If I must be sad, I will be sad in Paris

Content note: I talk about depression and past suicidal thoughts in this one. If those aren’t safe subjects for you, it’s a great time to close the tab or try something else.

Early in my trip to Paris and Barcelona, I took the Metro from Montmartre to the center of the city. I sat by myself, watching the texture of the tunnel racing by and feeling how deeply sad I was. Unlike other depressed trips, trips I’d taken hoping for distraction and even managing it sometimes, it felt like different environments only made it purer, this distilled sadness washing over me, cold and astringent.

I laughed at myself a little, at the absurdity of being on an amazing trip I’d looked forward to for months and feeling like refried shit. It’s useful to be able to do this without thinking the harder feelings aren’t legitimate and real, but I’ve learned to, and I did that day. Sitting on the train, looking around at all the lovely people and their beautiful winter coats, heading between one place I loved and another, I knew that the weather in my brain was utterly absurd and utterly true.

It was then that I found my frequent mantra of the trip: if I’m going to be sad, I’d rather be sad in Paris. I could be sad on my couch, but instead I’m sad somewhere I adore where all my senses get fed. I have a less-glamorous version of it for home: if I’m going to be sad, I can do it while wearing clothes I don’t hate, while enjoying takeout from my local Thai place, while my hair is clean, while reading something good, while the floors are swept, while feeling a little soothed and seen. It still sucks, but it can suck marginally less with some effort, when I can spare it.

The Louis Vuitton store in Paris with a large sunburst decoration spanning one entire side of the building

At the moment, I assume that everyone is massively emotionally wounded in some way, and I have since roughly June 2020. I think people were largely doing not great, thanks in the beforetimes too, but after almost two entire goddamned years of downs and ups and downs, things opening and closing, good guidance and terrible, dreams deferred and altered and abandoned and resuscitated and held close and shoved away, no one’s ok. The depth of the wounds varies wildly, of course. Mine right now have to do with my scant handful of emotional outlets (dancing, readings, seeing art, trying to make more friends) suddenly being unavailable again after I’d become accustomed to some small liberties, to say nothing of the unaddressed damage of the last pandemic length of time.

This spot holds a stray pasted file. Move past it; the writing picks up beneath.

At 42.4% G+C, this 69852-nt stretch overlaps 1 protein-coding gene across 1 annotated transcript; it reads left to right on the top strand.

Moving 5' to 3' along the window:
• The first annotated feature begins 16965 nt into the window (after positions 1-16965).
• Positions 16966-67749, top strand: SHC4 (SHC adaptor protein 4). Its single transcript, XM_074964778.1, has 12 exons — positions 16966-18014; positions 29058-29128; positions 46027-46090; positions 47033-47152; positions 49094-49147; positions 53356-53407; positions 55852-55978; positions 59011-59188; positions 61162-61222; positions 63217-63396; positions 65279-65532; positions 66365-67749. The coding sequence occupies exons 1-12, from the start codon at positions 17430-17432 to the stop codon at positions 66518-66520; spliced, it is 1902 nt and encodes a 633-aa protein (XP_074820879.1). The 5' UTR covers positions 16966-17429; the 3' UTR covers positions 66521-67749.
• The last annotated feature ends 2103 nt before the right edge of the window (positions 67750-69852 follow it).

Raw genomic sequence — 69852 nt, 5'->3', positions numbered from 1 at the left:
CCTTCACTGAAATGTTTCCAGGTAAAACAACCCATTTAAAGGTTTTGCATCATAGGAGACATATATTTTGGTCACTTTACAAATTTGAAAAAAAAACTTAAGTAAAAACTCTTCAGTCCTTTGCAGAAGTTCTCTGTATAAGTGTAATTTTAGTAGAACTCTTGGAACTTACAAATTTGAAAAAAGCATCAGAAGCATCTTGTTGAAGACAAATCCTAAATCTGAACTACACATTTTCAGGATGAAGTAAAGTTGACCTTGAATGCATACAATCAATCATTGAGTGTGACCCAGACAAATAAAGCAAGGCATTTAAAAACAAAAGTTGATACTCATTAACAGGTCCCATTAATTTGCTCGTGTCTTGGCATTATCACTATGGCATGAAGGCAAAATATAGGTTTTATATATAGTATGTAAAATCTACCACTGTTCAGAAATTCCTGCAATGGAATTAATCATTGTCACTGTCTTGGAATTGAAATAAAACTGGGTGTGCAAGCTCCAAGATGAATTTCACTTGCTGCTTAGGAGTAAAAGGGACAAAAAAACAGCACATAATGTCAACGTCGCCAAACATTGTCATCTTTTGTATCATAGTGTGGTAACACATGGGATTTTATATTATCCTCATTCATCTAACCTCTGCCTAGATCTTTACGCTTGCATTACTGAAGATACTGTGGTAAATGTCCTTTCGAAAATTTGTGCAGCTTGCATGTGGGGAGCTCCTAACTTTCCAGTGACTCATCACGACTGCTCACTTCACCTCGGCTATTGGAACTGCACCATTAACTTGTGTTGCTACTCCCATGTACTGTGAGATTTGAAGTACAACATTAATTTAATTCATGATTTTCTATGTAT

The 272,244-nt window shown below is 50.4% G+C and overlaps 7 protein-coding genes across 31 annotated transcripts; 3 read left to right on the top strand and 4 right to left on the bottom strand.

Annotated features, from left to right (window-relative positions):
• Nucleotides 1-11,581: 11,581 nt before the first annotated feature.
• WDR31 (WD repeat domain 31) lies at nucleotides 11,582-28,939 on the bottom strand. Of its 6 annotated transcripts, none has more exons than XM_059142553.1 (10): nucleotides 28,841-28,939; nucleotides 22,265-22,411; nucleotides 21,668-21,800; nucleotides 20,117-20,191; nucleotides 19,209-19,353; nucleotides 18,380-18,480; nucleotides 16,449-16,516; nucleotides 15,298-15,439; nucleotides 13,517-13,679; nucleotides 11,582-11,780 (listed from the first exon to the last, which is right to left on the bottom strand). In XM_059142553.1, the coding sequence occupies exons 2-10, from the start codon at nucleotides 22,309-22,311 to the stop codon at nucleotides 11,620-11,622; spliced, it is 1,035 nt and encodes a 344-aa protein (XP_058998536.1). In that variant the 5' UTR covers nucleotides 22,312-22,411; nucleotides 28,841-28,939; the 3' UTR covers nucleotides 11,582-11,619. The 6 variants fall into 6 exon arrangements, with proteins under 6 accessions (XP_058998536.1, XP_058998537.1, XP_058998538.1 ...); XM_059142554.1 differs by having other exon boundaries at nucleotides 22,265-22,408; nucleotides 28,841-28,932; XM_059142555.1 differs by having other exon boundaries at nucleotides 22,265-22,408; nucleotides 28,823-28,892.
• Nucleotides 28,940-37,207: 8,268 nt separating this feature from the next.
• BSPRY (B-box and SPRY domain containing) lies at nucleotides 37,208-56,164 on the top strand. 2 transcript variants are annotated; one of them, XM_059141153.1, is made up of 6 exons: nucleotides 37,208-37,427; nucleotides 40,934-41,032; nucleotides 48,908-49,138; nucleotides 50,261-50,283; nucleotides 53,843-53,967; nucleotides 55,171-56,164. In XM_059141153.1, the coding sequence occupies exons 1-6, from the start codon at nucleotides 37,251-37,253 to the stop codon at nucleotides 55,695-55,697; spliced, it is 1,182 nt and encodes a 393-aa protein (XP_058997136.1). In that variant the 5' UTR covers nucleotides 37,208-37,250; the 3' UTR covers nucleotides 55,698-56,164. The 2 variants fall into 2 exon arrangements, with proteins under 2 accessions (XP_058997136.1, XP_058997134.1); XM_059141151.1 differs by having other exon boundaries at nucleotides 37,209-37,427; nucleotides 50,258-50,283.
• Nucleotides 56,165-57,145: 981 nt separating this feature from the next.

And these things do not disappear simply because you choose to travel.

Like my time in New York this summer, this trip slipped into a tiny gap of space and possibility that I chanced into through stupid luck. This one landed neatly between “everybody get boosters” and “oh fuck, a new variant.” We left on November 25th; if it had been three or four weeks later, I think I would’ve canceled all of it. Instead, it was merely complicated. Instead, it was a few days into the trip, out of North America for the first time since my fairly disastrous 2019 trip, that I read that a new variant was rising, that the US was already issuing racist travel restrictions, that things were happening and the larger meaning and the effect on us remained unclear.

Running home didn’t seem wise. Instead, there was only to dive ahead with precautions.

A closeup of a small part of a Monet waterlilies painting with streaks of purple, brown, and green

But yes, as the prophet Adam Sandler explains in the video linked above, being in Paris and Barcelona didn’t change who I was and how I felt. I went to Europe and remained the same sad me who’s been circling the drain since March 2020, when the pandemic started and my cat died and other personal things went absolutely off the rails, when I wraithed around my apartment asking my partner over and over if this was the end of the fucking world.

He told me, with confidence I still do not share, that it was not.

In the months that followed, I became accustomed to everything being painful most of the time. First I lost my interest in cooking; later, I lost a lot of my interest in eating, a deeply surreal state. It didn’t mean I needed to eat less, but I lacked the energy to put any real force or interest behind it. Strangely, traveling did not entirely resuscitate this. I delighted at these fish-covered flatbreads in Barcelona we had for several meals; I bit into a ball of goat cheese like a creamy apple on the Île Saint-Louis; I remembered my love of those one-euro waffles you can get on Metro platforms in Paris and crunched my way across the city. Gratins and soupe l’oignon and pintxos and infinite croissants. I experienced brief moments of joy that were heavily enabled by old memories, and I considered that a victory.

I’ve been reluctant to talk or write much about this, since lots of people don’t have the cash for this kind of trip (as inexpensively as I try to travel and as much as we lucked out with relatively cheap direct flights) and my luck at slipping out just before another wave in 2021 was extraordinary. But the thing is: if you’re depressed at home, you’ll be depressed there too. And that’s ok! It’s still worth trying things and reminding yourself, however briefly, that being alive can be pretty fucking good.

In 2007, I embarked on what I called the Depression World Tour. It’s the last time I was what I think of as chemically depressed, though I’ve been situationally depressed a couple times since, including now. Working with a psychiatrist and trying to trick my brain into wanting to be alive via a series of medications, I decided the best thing I could do was hit the road for six weeks, my laptop and remote job in tow. It was actually a national tour, not a world tour: I saw friends in St. Louis, Chicago, and New York before visiting my family in Florida and New Orleans.